Another real-life scenario published by Balloo, S. (2018). This is what it’s really like to be a member of a Birmingham ‘gang’. [online] birminghammail. Is focused on how a young boy (not named) resulted being pressured into a gang as he was left so vulnerable from a young age, ‘he was left broken’ and desperate so that he believed the only option was to become a part of a ‘gang’ where he would feel the acceptance, belonging and safety. Like the other story, they both started at young ages looking for a sense of belonging and security and to a part of something. This gang also enforced anti-social behaviour upon the young boy as he was involved in drug usage and drug dealing. The young boy documented stating that “The proof of loyalty is putting your life at risk for your brothers, no matter what”. Suggesting that when joining a gang, you will feel pressured to always look out for each other no matter what the situation, which including anti-social behaviour; by fighting, drug usage and knife crime and doing things which normally would be out of character for you.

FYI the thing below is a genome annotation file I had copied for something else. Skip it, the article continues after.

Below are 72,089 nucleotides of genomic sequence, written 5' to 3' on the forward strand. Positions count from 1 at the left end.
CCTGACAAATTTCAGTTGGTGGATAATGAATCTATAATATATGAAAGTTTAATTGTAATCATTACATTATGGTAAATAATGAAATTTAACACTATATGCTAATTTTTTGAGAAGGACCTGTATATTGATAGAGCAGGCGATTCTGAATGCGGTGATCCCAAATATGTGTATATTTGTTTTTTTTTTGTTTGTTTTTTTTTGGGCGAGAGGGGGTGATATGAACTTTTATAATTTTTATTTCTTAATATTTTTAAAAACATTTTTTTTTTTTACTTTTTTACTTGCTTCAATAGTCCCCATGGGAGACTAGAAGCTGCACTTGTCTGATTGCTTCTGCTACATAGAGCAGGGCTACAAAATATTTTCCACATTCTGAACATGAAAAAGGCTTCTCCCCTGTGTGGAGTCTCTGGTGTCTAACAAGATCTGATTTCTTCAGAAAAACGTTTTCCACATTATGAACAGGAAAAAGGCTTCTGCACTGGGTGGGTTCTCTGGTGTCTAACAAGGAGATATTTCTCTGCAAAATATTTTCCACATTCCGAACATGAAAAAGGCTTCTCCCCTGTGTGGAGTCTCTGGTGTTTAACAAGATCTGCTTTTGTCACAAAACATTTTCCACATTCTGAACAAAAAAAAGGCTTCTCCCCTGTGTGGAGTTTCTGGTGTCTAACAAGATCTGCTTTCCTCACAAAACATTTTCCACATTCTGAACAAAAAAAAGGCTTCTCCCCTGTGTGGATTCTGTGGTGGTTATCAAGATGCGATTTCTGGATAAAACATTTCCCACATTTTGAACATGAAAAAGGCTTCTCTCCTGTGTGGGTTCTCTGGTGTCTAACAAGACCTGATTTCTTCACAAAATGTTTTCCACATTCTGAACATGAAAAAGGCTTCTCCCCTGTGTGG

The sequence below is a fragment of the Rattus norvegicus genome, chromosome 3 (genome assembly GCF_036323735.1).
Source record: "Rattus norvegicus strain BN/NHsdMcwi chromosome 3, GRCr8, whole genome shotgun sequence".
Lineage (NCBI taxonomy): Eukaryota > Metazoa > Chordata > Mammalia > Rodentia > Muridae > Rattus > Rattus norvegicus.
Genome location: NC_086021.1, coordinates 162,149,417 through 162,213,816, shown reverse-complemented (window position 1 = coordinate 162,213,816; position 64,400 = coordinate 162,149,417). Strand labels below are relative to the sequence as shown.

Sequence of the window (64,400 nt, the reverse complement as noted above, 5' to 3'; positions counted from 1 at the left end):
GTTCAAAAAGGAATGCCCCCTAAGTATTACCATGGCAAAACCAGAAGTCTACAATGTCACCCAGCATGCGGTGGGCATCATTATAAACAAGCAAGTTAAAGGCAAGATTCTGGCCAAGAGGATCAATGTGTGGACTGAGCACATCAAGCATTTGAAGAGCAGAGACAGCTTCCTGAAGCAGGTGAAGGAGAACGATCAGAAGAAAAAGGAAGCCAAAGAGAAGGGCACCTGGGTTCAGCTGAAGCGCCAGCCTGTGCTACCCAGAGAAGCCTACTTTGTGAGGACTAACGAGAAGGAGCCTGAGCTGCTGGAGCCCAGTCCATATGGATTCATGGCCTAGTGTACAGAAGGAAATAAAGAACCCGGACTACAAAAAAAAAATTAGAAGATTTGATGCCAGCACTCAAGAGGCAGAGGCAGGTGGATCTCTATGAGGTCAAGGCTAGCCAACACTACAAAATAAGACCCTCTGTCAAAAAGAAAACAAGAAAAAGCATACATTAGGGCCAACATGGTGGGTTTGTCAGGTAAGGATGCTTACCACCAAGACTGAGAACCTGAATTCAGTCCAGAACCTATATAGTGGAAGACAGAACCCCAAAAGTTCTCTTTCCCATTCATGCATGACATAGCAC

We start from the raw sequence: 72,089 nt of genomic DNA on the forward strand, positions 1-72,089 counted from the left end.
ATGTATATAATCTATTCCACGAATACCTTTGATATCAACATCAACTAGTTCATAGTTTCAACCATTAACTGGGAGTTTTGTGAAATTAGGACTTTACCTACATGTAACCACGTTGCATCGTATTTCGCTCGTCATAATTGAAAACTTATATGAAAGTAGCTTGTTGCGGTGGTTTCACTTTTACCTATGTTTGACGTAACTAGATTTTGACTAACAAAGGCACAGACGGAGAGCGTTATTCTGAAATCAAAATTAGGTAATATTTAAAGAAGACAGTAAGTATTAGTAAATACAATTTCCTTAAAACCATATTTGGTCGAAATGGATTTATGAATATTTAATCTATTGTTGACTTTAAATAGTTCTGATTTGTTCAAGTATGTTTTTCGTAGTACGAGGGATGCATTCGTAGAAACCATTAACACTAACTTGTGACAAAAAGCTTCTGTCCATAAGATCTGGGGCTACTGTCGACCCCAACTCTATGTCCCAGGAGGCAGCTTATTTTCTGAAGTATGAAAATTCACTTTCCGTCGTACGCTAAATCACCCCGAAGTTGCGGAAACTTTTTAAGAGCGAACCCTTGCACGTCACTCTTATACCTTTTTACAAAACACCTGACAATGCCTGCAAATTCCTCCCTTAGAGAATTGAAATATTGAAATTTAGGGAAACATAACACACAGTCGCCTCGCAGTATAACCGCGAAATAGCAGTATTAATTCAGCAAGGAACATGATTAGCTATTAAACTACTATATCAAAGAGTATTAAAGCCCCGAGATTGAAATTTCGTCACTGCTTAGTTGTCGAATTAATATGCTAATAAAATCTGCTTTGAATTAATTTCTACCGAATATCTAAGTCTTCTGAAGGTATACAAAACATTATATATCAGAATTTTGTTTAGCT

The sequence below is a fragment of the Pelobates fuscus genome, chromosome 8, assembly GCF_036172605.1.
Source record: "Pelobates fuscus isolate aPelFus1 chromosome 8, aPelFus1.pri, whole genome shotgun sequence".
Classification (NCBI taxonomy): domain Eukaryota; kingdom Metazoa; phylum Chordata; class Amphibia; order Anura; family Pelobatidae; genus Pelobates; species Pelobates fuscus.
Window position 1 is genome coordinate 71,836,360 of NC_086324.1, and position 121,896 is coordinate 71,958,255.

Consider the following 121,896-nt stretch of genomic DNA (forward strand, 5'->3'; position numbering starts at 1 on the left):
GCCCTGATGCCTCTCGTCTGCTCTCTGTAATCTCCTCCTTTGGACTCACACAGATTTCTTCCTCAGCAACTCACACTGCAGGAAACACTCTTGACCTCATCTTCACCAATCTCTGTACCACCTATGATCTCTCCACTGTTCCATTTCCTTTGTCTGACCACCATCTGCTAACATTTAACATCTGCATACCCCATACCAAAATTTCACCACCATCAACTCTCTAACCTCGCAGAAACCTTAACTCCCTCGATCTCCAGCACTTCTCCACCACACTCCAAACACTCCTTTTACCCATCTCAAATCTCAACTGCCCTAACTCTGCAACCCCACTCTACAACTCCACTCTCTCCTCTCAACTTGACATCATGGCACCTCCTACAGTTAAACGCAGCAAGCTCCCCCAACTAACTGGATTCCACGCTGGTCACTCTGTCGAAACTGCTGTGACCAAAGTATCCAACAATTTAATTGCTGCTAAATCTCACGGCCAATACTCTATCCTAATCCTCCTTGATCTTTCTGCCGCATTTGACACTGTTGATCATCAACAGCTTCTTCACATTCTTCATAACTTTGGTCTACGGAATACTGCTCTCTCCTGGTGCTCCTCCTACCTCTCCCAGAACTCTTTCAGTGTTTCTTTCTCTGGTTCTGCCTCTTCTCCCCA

After completing my research on this literature review, I have come across and outlined the most common reason individuals of an impressionable nature result in joining a gang. The previous three sections connect with one another all leading to a negative outcome, young individuals will join ‘gangs’ either because they feel a sense of vulnerability, lack of safety and security or because they feel pressured by others around them to participate in ‘gang’ related activities which wouldn’t normally be in their everyday nature. Both resources which I investigated, both linked and had several similarities of how peer pressure encourages individuals to join a ‘gang’ and then how it leads to anti-social behaviour. Both individuals involved carried out the same life style and gang related actives from a young age showing the link between them feeling vulnerable to join gangs for security. Both pressured to do out of character things such as; drug dealing, carrying weapons on their person for the older members or even taking drugs themselves. They carry out these anti-social behaviours to fit in which is demonstrated by both scenarios above. Being brought into the world of ‘gangs’ and anti-social behaviour at a young age you are more influenced impressionable and pressured to do the bidding of the elder members who take advantage of the younger members vulnerability and use it against them by demanding and forcing them to do things. Being a young ‘gang’ member, you will not react or challenge what is being expected of you and from examples above this is how you will be initiated, by being influenced and pressurised to carry out anti-social behaviour. Each of the previous sections all link to one another and can all escalate the issue of being pressured to perform anti-social behaviour for example; influenced to join a gang, be initiated/in-doctrinated (“brain washed”) in the gang and then as a result carrying out the anti-social behaviours which concludes how all three sections can become a huge part of young teenagers lives to do things they wouldn’t normally do.